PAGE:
Soon the Taliban emerged in Baluchistan. In 1994 with emergence of the Taliban Hamid Mir started writing on Afghanistan in our newspaper. At that time, I was regularly writing about the Taliban. Hamid Mir called me several times and warned me not to criticize the Taliban and to stop writing about Afghanistan. He told me that secret services were upset that I (Shiraz) was opposing the Taliban project and that writing against the Taliban was not in Pakistan’s interest. I disagreed with him. Hamid wanted to promote the Taliban but it was not possible as long as I was there. I received threats from different sides. Interestingly, during those days my friend and NWFP minister Syed Qamar Abbas was member of a media foundation that was established by Ms. Bhutto’s government. One day Qamar Abbas told me that the foundation was giving apartments to journalists in Islamabad. He said he would recommend that Hamid Mir be given an apartment. In 1997 Qamar Abbas was wrongly accused in the accidental death of Haji Gulam Ahmed Baliour’s son and in one of his articles Hamid Mir called Qamar Abbas a murderer.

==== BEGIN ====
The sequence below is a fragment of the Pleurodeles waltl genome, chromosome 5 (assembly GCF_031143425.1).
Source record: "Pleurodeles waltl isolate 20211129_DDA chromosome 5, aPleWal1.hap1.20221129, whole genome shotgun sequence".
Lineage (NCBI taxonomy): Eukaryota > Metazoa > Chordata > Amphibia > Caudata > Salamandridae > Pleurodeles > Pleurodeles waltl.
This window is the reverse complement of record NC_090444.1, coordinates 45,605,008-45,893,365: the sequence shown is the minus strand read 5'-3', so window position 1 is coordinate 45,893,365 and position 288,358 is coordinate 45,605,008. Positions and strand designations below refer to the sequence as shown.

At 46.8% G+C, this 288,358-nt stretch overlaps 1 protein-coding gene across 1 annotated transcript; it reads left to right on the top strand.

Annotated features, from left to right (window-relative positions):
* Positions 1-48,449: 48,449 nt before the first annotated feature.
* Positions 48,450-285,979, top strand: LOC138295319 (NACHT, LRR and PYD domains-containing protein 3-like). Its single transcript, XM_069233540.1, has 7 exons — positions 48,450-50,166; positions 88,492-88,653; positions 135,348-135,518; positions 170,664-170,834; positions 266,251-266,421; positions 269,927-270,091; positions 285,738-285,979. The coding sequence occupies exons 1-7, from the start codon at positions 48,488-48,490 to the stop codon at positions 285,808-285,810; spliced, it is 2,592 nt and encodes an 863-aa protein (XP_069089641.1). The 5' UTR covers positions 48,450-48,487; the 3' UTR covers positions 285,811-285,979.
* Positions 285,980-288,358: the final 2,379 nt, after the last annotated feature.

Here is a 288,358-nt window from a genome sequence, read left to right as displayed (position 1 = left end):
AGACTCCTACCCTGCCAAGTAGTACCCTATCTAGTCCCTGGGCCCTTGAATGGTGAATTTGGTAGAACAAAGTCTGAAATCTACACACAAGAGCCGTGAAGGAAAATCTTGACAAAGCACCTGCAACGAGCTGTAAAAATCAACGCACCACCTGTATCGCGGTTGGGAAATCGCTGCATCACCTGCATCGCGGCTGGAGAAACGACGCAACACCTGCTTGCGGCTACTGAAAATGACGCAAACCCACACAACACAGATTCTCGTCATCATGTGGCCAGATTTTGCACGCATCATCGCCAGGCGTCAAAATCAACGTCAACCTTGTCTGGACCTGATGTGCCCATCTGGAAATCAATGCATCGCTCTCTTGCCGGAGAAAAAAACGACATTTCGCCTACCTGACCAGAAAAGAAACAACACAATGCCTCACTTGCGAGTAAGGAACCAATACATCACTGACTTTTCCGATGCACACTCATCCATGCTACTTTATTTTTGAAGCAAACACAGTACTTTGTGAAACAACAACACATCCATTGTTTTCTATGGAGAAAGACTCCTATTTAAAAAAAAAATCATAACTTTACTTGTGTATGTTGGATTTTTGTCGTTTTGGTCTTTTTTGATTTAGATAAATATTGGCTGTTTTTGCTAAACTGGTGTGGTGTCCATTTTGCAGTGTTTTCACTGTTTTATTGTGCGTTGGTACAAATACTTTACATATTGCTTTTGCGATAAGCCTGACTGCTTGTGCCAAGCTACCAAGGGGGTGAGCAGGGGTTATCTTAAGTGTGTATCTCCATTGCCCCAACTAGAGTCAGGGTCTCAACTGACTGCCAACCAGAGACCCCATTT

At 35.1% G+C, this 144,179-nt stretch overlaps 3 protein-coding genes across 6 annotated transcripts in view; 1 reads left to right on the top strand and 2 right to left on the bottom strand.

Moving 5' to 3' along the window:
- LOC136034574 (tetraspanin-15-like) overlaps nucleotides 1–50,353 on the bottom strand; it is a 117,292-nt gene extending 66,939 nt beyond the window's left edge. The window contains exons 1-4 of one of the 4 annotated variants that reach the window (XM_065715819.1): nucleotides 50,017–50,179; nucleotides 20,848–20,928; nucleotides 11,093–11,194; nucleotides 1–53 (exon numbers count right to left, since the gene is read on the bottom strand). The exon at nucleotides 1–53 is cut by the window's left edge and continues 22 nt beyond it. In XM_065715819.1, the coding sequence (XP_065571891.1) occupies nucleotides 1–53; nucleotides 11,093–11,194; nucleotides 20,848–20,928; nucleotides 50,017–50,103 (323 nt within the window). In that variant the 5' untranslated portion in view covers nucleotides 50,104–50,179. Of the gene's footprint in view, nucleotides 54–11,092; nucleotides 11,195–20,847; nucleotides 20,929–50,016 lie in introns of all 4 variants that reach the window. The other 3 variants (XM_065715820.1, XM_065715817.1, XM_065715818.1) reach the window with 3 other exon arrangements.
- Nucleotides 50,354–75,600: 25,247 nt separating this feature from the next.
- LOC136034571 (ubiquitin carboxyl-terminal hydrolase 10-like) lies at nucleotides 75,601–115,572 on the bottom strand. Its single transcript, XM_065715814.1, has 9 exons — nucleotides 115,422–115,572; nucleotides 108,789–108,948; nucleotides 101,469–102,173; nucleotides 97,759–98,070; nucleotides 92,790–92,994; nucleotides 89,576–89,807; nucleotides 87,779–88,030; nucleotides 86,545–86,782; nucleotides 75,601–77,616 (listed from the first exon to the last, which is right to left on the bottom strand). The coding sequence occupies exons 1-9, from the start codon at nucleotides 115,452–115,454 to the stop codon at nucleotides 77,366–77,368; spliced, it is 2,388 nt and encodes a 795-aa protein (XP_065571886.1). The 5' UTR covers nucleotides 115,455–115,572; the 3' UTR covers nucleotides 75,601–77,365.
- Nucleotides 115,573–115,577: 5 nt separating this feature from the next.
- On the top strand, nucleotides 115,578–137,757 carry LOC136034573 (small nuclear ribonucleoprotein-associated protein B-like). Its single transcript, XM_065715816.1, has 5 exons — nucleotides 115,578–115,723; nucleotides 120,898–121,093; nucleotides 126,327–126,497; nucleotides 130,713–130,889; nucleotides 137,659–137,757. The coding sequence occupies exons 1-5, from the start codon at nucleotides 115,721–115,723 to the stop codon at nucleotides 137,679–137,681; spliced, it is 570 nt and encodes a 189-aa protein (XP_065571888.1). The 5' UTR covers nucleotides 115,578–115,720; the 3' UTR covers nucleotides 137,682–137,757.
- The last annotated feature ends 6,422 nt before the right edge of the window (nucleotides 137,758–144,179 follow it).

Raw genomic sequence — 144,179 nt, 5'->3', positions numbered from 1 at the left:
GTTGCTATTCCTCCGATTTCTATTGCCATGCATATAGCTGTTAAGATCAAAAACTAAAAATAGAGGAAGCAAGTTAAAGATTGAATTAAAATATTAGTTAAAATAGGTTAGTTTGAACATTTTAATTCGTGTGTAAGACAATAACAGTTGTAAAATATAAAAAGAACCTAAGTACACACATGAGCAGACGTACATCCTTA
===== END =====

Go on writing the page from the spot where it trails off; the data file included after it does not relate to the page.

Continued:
In 1997, my friend Jamiat-ullha-Jalal disappeared from his home in Peshawar. We tried our best to find him but one ISI officer in Peshawar told us to forget about Jalal. I was still receiving threats from the Taliban and Hamid kept the pressure on me by then he was the editor of daily Pakistan Islamabad. Eventually, Hamid had to leave the newspaper. He joined daily Ausaf Islamabad and continued his jihad from there. However, I still faced difficulties and in 1998, I left for London. Between 1999 and 2007, I held several long conversations with Mothermma Benazir Bhutto in London on the issue of Afghanistan. She understood who played what role in the promotion of Afghanistan.